• @SpiritRealmInvestigator Equality in what sense? If Jesus were God full stop, in what sense could he be 'exploiting' that? It doesn't make sense. Feb 16, 2021 at 18:50
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    A good question, which I already asked: hermeneutics.stackexchange.com/questions/55612/…
    – user50422
    Feb 16, 2021 at 18:53
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    @SpiritRealmInvestigator John 1:1 is slightly different, and a non-trinitarian must either 1. say 'the Word was God' is an incorrect interpretation, or 2. hold that Jesus isn't actually the Word. My view is 1., and is in line with Moffatt's translation of John 1:1. There, the translation is "The Logos existed in the very beginning, the Logos was with God, the Logos was divine." bibliatodo.com/en/the-bible/james-moffatt-new-testament/john-1 This has the advantage of making sense (how can you be with someone and also be that someone, as the typical translation has it)? Feb 16, 2021 at 18:54
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    @SpiritRealmInvestigator I should add that the phrase 'equality with God' implies difference, not sameness. If Paul had said 'equality with the Father', one could plausibly argue that the Father and the Son = God. But the phrase itself suggests there's Jesus, and then there's God, and then there's equality in some sense. Feb 16, 2021 at 19:45

Any understanding must be true to two things,

  1. The text in focus
  2. All other scripture must be accommodated and not comprised or ignored.

Any interpretation must maintain these two standards.

While many translations have attempted to decipher this verse in isolation, we must include other texts before we draw any conclusions.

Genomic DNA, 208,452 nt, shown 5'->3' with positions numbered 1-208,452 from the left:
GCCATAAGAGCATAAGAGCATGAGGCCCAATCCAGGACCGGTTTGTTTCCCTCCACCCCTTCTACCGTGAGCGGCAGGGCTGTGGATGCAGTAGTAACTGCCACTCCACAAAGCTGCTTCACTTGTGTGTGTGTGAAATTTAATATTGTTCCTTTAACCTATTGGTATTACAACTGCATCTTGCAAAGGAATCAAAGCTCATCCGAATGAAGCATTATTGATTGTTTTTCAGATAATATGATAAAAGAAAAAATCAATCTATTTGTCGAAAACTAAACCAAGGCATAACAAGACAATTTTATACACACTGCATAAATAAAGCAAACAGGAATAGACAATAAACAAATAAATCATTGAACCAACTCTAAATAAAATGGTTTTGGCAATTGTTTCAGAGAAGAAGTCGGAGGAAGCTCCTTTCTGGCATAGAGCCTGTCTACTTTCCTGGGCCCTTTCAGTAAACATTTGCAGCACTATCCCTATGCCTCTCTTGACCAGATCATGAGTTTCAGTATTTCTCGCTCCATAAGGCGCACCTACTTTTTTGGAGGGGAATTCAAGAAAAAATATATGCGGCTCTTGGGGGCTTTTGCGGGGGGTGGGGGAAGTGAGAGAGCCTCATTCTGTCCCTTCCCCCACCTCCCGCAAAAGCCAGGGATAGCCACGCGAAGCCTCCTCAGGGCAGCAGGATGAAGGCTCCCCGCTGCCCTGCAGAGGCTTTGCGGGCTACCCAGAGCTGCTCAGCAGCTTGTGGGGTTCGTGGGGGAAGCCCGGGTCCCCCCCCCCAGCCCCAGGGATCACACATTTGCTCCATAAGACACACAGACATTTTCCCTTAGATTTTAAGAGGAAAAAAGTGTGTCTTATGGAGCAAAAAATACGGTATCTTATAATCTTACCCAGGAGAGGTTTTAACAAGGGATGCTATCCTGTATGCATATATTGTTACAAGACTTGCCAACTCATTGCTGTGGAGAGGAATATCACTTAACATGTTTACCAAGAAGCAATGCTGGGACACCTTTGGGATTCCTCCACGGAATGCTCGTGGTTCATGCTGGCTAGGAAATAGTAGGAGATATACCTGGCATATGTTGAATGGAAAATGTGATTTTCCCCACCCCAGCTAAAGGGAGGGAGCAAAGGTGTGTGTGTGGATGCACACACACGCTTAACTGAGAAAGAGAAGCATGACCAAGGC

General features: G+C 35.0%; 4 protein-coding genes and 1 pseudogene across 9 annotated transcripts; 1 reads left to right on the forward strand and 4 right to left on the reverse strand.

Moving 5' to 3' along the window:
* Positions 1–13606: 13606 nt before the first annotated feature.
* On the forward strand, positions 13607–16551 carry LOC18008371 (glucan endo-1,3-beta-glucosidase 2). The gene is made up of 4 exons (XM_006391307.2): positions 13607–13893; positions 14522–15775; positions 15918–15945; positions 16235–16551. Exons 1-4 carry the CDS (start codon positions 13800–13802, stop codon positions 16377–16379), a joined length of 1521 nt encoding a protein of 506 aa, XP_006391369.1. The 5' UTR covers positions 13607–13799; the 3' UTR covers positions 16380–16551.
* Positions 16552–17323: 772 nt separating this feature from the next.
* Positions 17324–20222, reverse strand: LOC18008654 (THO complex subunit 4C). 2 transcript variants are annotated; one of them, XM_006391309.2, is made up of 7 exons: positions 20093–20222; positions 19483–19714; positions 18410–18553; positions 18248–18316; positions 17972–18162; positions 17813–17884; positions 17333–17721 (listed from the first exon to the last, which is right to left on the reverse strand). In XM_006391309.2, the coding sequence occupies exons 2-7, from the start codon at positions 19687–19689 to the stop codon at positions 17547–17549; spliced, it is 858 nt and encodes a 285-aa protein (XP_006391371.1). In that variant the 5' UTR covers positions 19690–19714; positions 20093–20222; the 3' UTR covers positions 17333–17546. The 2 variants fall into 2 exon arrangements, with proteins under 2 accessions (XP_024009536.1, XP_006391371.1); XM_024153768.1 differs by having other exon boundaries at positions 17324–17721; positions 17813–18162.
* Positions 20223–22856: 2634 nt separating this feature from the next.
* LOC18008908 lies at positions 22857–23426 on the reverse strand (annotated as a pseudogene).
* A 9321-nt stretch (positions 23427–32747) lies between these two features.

Jesus is holy, without sin, and the full expression of the Father. It is this reality that enables the ‘nature of God’ NIV. We must not assume what ‘nature’ means.

Possibilities might include,

  1. being the same as God in life force and immortality - being spirit.
  2. having the same pure and holy intention - (being uncorrupted by sin)

We know Jesus was not immortal (Rom 6:9, 1 Pet 3:18), we also know he was not spirit - as a man on earth, or after ascension. There is no mention of Jesus prior to the gospels, so we must not make stuff up to suit our own purposes. Certainly he was prophesied - but not as God coming in the form of a man. He would be a descendant of Abraham and David, a seed of the woman Gen3.

We know he was holy - being born that way, so Jesus has a divine nature like God. This of itself does not make him God. It will not make us God either when we also share this nature.

you may become partakers of the divine nature, having escaped from the corruption that is in the world because of sinful desire. 2 Pet 1:4

throw off your old sinful nature and your former way of life, which is corrupted by lust and deception... 24 Put on your new nature, created to be like God—truly righteous and holy. Eph 4:22-4

Jesus already had this nature that we will also be granted. So having the nature of God in this context does not make Jesus God.

  • Jesus did not have a human nature with sin - he had a Godly nature, without sin.